The Republic of Cyprus has a duty to protect its sovereignty and the rights of its people, both Greek and Turkish Cypriots, against Turkey's expansionist policy. No person can suggest that Cyprus' small size may justify any deviation from the minimum standards of human rights protection and respect. The Republic of Cyprus, in the form which will emerge from a final solution to the Cyprus issue, exercising its sovereign rights, may decide to resolve certain cases of Turkish settlers that have an obvious humanitarian nature. Such decisions must be based on concrete criteria and must be implemented by the state in exercising its authority. There is no justification for a massive naturalization by a non-existent state entity of so many foreigners brought to Cyprus in breach of international legal order.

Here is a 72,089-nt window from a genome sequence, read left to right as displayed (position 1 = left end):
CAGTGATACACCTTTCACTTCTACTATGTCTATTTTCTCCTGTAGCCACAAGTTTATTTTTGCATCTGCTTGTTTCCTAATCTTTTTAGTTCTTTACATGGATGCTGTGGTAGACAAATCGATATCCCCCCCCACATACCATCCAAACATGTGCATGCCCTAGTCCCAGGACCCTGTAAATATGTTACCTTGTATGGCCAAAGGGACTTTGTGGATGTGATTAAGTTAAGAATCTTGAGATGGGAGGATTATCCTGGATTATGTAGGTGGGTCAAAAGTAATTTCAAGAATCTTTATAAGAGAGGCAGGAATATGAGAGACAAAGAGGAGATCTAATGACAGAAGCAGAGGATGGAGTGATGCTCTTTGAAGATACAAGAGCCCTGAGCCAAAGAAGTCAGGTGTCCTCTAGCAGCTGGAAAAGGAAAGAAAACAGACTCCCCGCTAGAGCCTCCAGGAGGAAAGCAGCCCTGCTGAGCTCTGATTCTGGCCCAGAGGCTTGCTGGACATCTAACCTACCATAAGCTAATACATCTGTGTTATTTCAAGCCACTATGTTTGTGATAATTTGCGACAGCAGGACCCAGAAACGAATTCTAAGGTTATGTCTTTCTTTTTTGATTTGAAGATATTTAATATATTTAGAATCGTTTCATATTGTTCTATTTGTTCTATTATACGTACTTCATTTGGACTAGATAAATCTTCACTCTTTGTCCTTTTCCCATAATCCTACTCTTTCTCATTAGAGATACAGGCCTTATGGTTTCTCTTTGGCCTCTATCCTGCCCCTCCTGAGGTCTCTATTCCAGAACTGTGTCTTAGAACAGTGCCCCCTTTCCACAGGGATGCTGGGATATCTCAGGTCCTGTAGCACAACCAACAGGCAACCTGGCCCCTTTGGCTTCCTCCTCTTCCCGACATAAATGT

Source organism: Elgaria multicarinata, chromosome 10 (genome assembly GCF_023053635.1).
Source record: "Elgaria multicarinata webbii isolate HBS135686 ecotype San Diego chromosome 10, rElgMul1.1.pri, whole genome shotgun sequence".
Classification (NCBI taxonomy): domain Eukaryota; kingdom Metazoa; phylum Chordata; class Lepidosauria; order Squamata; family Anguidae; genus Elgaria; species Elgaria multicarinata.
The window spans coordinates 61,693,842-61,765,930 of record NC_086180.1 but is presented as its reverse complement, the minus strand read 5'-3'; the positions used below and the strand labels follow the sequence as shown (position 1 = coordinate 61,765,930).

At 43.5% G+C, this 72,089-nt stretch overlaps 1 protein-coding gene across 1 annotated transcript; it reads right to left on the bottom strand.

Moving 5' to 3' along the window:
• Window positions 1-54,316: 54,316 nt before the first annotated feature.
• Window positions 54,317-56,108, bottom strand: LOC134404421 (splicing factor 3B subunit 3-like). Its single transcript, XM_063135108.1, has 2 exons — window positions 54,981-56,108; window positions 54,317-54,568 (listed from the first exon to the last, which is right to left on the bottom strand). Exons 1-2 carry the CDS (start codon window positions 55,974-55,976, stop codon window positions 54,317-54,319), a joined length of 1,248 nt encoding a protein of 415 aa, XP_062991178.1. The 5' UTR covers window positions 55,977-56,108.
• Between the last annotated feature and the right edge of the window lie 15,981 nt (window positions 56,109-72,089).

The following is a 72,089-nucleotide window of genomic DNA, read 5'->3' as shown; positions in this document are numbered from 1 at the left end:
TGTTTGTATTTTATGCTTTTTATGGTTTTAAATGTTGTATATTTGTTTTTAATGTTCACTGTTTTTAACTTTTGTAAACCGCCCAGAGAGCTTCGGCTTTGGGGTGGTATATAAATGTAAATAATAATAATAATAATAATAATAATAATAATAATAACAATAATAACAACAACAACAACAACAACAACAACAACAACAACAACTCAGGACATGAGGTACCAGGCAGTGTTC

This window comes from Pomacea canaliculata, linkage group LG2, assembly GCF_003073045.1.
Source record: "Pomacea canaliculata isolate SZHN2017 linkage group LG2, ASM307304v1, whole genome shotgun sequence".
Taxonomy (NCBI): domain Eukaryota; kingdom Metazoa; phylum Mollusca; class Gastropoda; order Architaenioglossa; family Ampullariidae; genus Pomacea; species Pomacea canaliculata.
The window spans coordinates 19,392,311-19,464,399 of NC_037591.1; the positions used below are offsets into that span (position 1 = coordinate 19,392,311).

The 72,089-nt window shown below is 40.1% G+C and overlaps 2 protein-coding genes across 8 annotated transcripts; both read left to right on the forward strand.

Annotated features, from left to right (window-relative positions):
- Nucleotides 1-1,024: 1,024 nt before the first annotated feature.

The Framework Set By The International Community - International legal and political instruments have repeatedly set the framework for the restoration of the human rights and fundamental freedoms Turkey has so flagrantly violated in Cyprus. The United Nations, the Council of Europe and the European Union have adopted resolutions and judgments pointing out Turkey's responsibilities according to international law, in the field of the protection and respect of human rights and fundamental freedoms.
Source: Press And Information Office, Republic Of Cyprus, 2005